Whatever may have been the case in the New Deal era, in 2022, most truckers work 60 or more hours a week. Many are paid by the mile and more often than not receive no overtime pay. Even local delivery drivers are often expected to work right up to the federally mandated work limit, never mind those running produce from California to the East Coast.
It is estimated that there are roughly 3 to 3.5 million truckers working in the United States at any given time, about half in a local capacity, and the other half “over the road,” where many spend weeks at a time away from their families. It isn’t a job for everyone, and remains one of those gigs with a very high turnover rate, such that trucking industry groups like the American Trucking Association constantly claim that there is a shortage of drivers, no matter the economic circumstance. Much taxpayer money is spent subsidizing truck-driving schools, a significant share of which are directly owned by America’s largest trucking concerns. No one ever thinks to ask these companies: Why can’t you keep anyone around?
In April, Rep. Andy Levin (D-Mich.) introduced the Guaranteeing Overtime for Truckers Act. The bill is simple and straightforward, consisting of one line, which would remove the exemption for truckers overtime pay in the FLSA. It isn’t part of an omnibus spending bill, standing alone, giving out no pork nor requiring effort of anyone. Levin, who has since lost his Democratic primary, will soon be out of the house. Will any of those who claim to support workers—in either party—keep alive this effort to grant truckers overtime?
Current legislation is only going to make life for truckers harder. On June 30, the US Supreme Court refused to hear a challenge to a new law in California, known as Assembly Bill 5, which could force roughly 70,000 independent truckers in the Golden State to give up their businesses and become direct employees of the companies they work for. The law, championed by Democrats, was intended, in part, to end a practice in trucking called “lease operating,” in which a company offloads expenses by selling a truck to a driver, who must then assume all the responsibilities of fueling and maintaining it. These lease agreements are a form of indentured servitude and should be stamped out.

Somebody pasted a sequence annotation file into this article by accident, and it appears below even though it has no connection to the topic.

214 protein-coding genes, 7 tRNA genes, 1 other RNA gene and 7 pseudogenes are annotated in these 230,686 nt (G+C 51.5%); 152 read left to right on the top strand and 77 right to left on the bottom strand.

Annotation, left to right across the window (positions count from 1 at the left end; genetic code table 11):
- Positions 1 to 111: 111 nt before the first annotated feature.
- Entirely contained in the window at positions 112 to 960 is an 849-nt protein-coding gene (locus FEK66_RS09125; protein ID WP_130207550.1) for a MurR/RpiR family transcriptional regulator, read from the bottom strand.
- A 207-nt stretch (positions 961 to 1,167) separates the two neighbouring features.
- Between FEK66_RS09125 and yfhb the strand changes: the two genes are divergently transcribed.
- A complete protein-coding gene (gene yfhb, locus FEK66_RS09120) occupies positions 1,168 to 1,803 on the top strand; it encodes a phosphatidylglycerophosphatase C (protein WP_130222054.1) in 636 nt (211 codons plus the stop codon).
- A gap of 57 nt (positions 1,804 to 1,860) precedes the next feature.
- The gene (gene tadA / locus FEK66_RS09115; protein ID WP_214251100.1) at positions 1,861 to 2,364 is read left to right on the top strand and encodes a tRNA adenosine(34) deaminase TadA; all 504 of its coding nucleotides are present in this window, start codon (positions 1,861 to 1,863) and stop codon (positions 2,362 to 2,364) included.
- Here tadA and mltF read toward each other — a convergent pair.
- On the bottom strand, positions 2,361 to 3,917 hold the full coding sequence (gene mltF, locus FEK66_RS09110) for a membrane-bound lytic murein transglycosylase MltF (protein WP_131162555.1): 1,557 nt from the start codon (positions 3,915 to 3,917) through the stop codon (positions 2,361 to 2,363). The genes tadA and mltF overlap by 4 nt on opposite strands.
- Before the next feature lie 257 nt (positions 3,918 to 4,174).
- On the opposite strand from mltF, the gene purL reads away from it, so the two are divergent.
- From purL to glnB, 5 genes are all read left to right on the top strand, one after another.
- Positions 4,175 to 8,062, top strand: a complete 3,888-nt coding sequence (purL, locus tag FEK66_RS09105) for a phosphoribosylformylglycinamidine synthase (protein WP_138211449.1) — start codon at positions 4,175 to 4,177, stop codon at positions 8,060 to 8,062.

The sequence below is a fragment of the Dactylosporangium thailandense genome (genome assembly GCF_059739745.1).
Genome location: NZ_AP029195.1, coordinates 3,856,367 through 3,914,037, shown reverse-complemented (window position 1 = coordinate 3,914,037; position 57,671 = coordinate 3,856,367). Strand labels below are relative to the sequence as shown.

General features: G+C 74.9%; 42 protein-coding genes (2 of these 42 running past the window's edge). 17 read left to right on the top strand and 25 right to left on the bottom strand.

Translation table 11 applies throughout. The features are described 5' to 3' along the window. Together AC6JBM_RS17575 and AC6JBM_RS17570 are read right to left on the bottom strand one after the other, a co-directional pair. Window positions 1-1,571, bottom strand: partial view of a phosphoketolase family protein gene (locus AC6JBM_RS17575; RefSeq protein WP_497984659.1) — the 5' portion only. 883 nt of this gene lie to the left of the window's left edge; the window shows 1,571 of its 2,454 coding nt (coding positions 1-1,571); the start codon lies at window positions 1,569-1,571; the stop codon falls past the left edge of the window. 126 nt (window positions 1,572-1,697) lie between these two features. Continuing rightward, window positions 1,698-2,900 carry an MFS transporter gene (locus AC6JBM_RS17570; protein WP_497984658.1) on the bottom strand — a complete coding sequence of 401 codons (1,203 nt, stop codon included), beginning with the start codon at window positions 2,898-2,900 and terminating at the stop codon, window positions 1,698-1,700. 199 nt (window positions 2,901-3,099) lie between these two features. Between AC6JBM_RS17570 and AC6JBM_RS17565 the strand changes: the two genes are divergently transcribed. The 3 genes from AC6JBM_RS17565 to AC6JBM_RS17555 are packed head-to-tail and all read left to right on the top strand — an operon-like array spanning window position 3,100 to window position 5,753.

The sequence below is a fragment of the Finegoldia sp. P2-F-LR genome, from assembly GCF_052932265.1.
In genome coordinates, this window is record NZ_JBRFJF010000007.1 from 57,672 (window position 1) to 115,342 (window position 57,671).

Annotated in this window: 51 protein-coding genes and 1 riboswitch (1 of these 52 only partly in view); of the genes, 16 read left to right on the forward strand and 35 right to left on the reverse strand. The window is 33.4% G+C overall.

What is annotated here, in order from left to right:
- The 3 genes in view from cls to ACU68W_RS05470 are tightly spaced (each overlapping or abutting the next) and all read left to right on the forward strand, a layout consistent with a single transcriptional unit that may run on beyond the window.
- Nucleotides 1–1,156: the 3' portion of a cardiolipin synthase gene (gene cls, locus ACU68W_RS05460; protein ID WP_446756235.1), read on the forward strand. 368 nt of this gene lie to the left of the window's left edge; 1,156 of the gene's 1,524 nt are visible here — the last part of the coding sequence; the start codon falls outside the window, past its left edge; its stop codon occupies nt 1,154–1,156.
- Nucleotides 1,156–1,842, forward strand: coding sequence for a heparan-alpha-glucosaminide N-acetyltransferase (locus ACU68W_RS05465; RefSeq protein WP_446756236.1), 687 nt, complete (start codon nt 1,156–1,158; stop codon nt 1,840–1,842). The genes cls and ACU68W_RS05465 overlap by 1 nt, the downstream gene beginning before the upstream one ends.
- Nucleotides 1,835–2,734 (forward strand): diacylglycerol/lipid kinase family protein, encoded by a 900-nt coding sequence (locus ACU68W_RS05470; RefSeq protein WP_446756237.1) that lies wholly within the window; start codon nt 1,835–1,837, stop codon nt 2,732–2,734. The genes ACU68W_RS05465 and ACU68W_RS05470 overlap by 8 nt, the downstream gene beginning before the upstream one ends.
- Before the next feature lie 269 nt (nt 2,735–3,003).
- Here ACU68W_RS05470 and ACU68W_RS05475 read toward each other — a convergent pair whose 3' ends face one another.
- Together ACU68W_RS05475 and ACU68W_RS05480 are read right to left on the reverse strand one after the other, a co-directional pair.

Even so, many independent contractors do have legitimate arrangements, own their own trucks apart from exploitative leases, and are now faced with having to work as employees for companies that don’t pay overtime and care nothing for work-life balance. A sizable portion are likely to quit. Given that California is the home of the largest port on the West Coast, and produces a significant share of the fruit and vegetables which feed America, the effects of this law could be far-reaching.
Neither Democrats nor Republicans have a sterling record of helping workers. But the party affiliation of anyone trying to rectify the problem is as inconsequential as the 27,000th telephone pole I drove by today. Perhaps it behooves the types of commentators with Ukraine flags or syringes or the Hammer and Sickle in their online bios to get out from behind their screens and talk to a trucker who drives his own rig and hasn’t seen his family in two weeks. Likewise, perhaps some of the GOP’s newly minted tribunes of the proletariat can support Levin’s sensible bill. Ending this pay disparity and thereby increasing the wage floor for everyone is the very least they can do.